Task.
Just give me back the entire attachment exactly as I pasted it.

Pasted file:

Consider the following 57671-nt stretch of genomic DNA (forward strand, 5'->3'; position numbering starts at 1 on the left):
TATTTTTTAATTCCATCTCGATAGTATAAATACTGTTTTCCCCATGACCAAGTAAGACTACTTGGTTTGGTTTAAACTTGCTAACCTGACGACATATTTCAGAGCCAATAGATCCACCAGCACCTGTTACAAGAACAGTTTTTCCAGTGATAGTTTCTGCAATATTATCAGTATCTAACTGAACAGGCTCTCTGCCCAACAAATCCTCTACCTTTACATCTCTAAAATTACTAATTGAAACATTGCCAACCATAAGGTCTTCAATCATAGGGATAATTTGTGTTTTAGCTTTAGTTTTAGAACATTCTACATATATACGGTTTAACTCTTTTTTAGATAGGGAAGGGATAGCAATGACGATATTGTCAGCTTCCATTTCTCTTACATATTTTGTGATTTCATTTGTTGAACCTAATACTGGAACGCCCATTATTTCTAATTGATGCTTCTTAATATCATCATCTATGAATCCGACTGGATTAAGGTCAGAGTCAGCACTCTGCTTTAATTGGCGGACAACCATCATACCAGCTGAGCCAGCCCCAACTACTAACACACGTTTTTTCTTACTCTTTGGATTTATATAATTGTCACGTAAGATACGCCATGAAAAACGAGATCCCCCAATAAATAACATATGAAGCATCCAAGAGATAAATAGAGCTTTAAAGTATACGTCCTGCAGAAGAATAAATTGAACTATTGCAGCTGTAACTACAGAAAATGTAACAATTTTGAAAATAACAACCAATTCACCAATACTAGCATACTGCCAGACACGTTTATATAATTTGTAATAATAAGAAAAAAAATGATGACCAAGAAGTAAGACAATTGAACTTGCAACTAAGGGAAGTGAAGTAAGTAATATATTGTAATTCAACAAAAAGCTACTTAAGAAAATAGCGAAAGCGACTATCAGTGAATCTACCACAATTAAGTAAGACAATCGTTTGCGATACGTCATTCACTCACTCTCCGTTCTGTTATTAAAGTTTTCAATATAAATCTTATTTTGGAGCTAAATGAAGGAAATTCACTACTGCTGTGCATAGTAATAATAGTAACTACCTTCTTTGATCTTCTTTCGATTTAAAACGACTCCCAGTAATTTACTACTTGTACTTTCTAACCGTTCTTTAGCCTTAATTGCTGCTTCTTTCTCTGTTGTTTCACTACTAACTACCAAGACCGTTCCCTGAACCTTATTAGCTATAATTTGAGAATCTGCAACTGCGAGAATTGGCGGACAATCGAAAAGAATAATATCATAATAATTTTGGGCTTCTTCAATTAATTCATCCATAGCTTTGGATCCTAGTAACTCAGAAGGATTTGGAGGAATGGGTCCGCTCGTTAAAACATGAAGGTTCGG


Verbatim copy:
Consider the following 57671-nt stretch of genomic DNA (forward strand, 5'->3'; position numbering starts at 1 on the left):
TATTTTTTAATTCCATCTCGATAGTATAAATACTGTTTTCCCCATGACCAAGTAAGACTACTTGGTTTGGTTTAAACTTGCTAACCTGACGACATATTTCAGAGCCAATAGATCCACCAGCACCTGTTACAAGAACAGTTTTTCCAGTGATAGTTTCTGCAATATTATCAGTATCTAACTGAACAGGCTCTCTGCCCAACAAATCCTCTACCTTTACATCTCTAAAATTACTAATTGAAACATTGCCAACCATAAGGTCTTCAATCATAGGGATAATTTGTGTTTTAGCTTTAGTTTTAGAACATTCTACATATATACGGTTTAACTCTTTTTTAGATAGGGAAGGGATAGCAATGACGATATTGTCAGCTTCCATTTCTCTTACATATTTTGTGATTTCATTTGTTGAACCTAATACTGGAACGCCCATTATTTCTAATTGATGCTTCTTAATATCATCATCTATGAATCCGACTGGATTAAGGTCAGAGTCAGCACTCTGCTTTAATTGGCGGACAACCATCATACCAGCTGAGCCAGCCCCAACTACTAACACACGTTTTTTCTTACTCTTTGGATTTATATAATTGTCACGTAAGATACGCCATGAAAAACGAGATCCCCCAATAAATAACATATGAAGCATCCAAGAGATAAATAGAGCTTTAAAGTATACGTCCTGCAGAAGAATAAATTGAACTATTGCAGCTGTAACTACAGAAAATGTAACAATTTTGAAAATAACAACCAATTCACCAATACTAGCATACTGCCAGACACGTTTATATAATTTGTAATAATAAGAAAAAAAATGATGACCAAGAAGTAAGACAATTGAACTTGCAACTAAGGGAAGTGAAGTAAGTAATATATTGTAATTCAACAAAAAGCTACTTAAGAAAATAGCGAAAGCGACTATCAGTGAATCTACCACAATTAAGTAAGACAATCGTTTGCGATACGTCATTCACTCACTCTCCGTTCTGTTATTAAAGTTTTCAATATAAATCTTATTTTGGAGCTAAATGAAGGAAATTCACTACTGCTGTGCATAGTAATAATAGTAACTACCTTCTTTGATCTTCTTTCGATTTAAAACGACTCCCAGTAATTTACTACTTGTACTTTCTAACCGTTCTTTAGCCTTAATTGCTGCTTCTTTCTCTGTTGTTTCACTACTAACTACCAAGACCGTTCCCTGAACCTTATTAGCTATAATTTGAGAATCTGCAACTGCGAGAATTGGCGGACAATCGAAAAGAATAATATCATAATAATTTTGGGCTTCTTCAATTAATTCATCCATAGCTTTGGATCCTAGTAACTCAGAAGGATTTGGAGGAATGGGTCCGCTCGTTAAAACATGAAGGTTCGG